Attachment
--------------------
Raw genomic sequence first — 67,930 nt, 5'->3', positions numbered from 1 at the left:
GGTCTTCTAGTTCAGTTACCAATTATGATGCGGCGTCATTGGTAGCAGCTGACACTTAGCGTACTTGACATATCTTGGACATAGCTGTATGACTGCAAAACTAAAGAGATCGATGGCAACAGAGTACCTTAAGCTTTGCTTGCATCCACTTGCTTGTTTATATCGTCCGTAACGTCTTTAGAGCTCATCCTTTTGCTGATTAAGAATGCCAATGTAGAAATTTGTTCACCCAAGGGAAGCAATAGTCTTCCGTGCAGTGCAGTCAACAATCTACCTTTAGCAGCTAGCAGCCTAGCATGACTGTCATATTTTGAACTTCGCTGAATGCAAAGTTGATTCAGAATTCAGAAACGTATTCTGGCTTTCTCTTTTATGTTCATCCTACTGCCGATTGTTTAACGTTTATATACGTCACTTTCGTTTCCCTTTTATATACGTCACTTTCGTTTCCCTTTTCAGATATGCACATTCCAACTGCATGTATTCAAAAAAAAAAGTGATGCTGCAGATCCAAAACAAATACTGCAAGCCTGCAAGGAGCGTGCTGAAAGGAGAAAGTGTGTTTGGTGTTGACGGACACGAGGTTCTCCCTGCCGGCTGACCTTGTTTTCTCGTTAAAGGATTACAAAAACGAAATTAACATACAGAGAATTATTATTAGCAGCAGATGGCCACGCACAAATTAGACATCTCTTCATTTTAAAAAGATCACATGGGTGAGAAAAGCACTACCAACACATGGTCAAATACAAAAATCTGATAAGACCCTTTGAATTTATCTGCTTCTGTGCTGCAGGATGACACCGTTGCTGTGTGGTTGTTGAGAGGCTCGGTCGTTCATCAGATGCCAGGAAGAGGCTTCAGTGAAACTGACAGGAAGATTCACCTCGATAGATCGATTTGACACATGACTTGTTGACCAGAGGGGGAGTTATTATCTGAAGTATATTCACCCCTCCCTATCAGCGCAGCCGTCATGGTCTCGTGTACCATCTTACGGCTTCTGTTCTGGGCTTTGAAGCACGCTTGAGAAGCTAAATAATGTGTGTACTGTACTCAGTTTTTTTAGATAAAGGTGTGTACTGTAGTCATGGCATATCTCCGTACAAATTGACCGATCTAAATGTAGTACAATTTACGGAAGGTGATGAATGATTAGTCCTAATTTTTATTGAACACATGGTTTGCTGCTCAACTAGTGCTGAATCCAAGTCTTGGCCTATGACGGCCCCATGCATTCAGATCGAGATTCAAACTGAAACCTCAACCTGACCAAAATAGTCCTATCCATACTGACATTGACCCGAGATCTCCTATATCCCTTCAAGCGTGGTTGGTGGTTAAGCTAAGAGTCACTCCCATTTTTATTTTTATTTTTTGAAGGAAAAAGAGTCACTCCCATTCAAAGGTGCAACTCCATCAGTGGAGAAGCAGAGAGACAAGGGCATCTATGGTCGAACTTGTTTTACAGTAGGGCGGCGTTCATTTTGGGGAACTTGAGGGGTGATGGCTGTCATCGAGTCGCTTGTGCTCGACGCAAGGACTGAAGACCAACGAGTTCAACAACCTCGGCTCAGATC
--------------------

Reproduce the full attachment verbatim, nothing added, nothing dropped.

Raw genomic sequence first — 67,930 nt, 5'->3', positions numbered from 1 at the left:
GGTCTTCTAGTTCAGTTACCAATTATGATGCGGCGTCATTGGTAGCAGCTGACACTTAGCGTACTTGACATATCTTGGACATAGCTGTATGACTGCAAAACTAAAGAGATCGATGGCAACAGAGTACCTTAAGCTTTGCTTGCATCCACTTGCTTGTTTATATCGTCCGTAACGTCTTTAGAGCTCATCCTTTTGCTGATTAAGAATGCCAATGTAGAAATTTGTTCACCCAAGGGAAGCAATAGTCTTCCGTGCAGTGCAGTCAACAATCTACCTTTAGCAGCTAGCAGCCTAGCATGACTGTCATATTTTGAACTTCGCTGAATGCAAAGTTGATTCAGAATTCAGAAACGTATTCTGGCTTTCTCTTTTATGTTCATCCTACTGCCGATTGTTTAACGTTTATATACGTCACTTTCGTTTCCCTTTTATATACGTCACTTTCGTTTCCCTTTTCAGATATGCACATTCCAACTGCATGTATTCAAAAAAAAAAGTGATGCTGCAGATCCAAAACAAATACTGCAAGCCTGCAAGGAGCGTGCTGAAAGGAGAAAGTGTGTTTGGTGTTGACGGACACGAGGTTCTCCCTGCCGGCTGACCTTGTTTTCTCGTTAAAGGATTACAAAAACGAAATTAACATACAGAGAATTATTATTAGCAGCAGATGGCCACGCACAAATTAGACATCTCTTCATTTTAAAAAGATCACATGGGTGAGAAAAGCACTACCAACACATGGTCAAATACAAAAATCTGATAAGACCCTTTGAATTTATCTGCTTCTGTGCTGCAGGATGACACCGTTGCTGTGTGGTTGTTGAGAGGCTCGGTCGTTCATCAGATGCCAGGAAGAGGCTTCAGTGAAACTGACAGGAAGATTCACCTCGATAGATCGATTTGACACATGACTTGTTGACCAGAGGGGGAGTTATTATCTGAAGTATATTCACCCCTCCCTATCAGCGCAGCCGTCATGGTCTCGTGTACCATCTTACGGCTTCTGTTCTGGGCTTTGAAGCACGCTTGAGAAGCTAAATAATGTGTGTACTGTACTCAGTTTTTTTAGATAAAGGTGTGTACTGTAGTCATGGCATATCTCCGTACAAATTGACCGATCTAAATGTAGTACAATTTACGGAAGGTGATGAATGATTAGTCCTAATTTTTATTGAACACATGGTTTGCTGCTCAACTAGTGCTGAATCCAAGTCTTGGCCTATGACGGCCCCATGCATTCAGATCGAGATTCAAACTGAAACCTCAACCTGACCAAAATAGTCCTATCCATACTGACATTGACCCGAGATCTCCTATATCCCTTCAAGCGTGGTTGGTGGTTAAGCTAAGAGTCACTCCCATTTTTATTTTTATTTTTTGAAGGAAAAAGAGTCACTCCCATTCAAAGGTGCAACTCCATCAGTGGAGAAGCAGAGAGACAAGGGCATCTATGGTCGAACTTGTTTTACAGTAGGGCGGCGTTCATTTTGGGGAACTTGAGGGGTGATGGCTGTCATCGAGTCGCTTGTGCTCGACGCAAGGACTGAAGACCAACGAGTTCAACAACCTCGGCTCAGATC